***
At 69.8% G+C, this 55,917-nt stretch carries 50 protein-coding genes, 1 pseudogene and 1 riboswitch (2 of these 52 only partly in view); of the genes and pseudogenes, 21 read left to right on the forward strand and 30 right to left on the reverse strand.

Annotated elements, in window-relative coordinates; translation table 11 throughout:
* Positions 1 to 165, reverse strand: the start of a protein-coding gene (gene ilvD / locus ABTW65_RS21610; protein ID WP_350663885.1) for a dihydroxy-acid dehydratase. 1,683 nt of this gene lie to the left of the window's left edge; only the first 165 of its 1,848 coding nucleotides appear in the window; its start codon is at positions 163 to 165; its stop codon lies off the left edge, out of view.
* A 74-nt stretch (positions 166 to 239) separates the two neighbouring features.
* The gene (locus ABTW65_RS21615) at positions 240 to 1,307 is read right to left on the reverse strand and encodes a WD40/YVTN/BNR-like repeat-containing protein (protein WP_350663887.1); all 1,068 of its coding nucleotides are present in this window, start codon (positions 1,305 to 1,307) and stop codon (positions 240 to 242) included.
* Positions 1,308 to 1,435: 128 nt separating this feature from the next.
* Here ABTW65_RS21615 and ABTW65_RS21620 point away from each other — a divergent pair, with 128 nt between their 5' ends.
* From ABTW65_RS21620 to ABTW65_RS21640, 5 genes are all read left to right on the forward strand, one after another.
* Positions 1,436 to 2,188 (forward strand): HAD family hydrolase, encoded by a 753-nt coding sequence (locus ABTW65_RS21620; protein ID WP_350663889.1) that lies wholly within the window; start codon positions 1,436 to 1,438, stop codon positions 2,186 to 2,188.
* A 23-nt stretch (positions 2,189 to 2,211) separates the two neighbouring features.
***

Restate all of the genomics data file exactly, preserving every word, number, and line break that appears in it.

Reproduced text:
At 69.8% G+C, this 55,917-nt stretch carries 50 protein-coding genes, 1 pseudogene and 1 riboswitch (2 of these 52 only partly in view); of the genes and pseudogenes, 21 read left to right on the forward strand and 30 right to left on the reverse strand.

Annotated elements, in window-relative coordinates; translation table 11 throughout:
* Positions 1 to 165, reverse strand: the start of a protein-coding gene (gene ilvD / locus ABTW65_RS21610; protein ID WP_350663885.1) for a dihydroxy-acid dehydratase. 1,683 nt of this gene lie to the left of the window's left edge; only the first 165 of its 1,848 coding nucleotides appear in the window; its start codon is at positions 163 to 165; its stop codon lies off the left edge, out of view.
* A 74-nt stretch (positions 166 to 239) separates the two neighbouring features.
* The gene (locus ABTW65_RS21615) at positions 240 to 1,307 is read right to left on the reverse strand and encodes a WD40/YVTN/BNR-like repeat-containing protein (protein WP_350663887.1); all 1,068 of its coding nucleotides are present in this window, start codon (positions 1,305 to 1,307) and stop codon (positions 240 to 242) included.
* Positions 1,308 to 1,435: 128 nt separating this feature from the next.
* Here ABTW65_RS21615 and ABTW65_RS21620 point away from each other — a divergent pair, with 128 nt between their 5' ends.
* From ABTW65_RS21620 to ABTW65_RS21640, 5 genes are all read left to right on the forward strand, one after another.
* Positions 1,436 to 2,188 (forward strand): HAD family hydrolase, encoded by a 753-nt coding sequence (locus ABTW65_RS21620; protein ID WP_350663889.1) that lies wholly within the window; start codon positions 1,436 to 1,438, stop codon positions 2,186 to 2,188.
* A 23-nt stretch (positions 2,189 to 2,211) separates the two neighbouring features.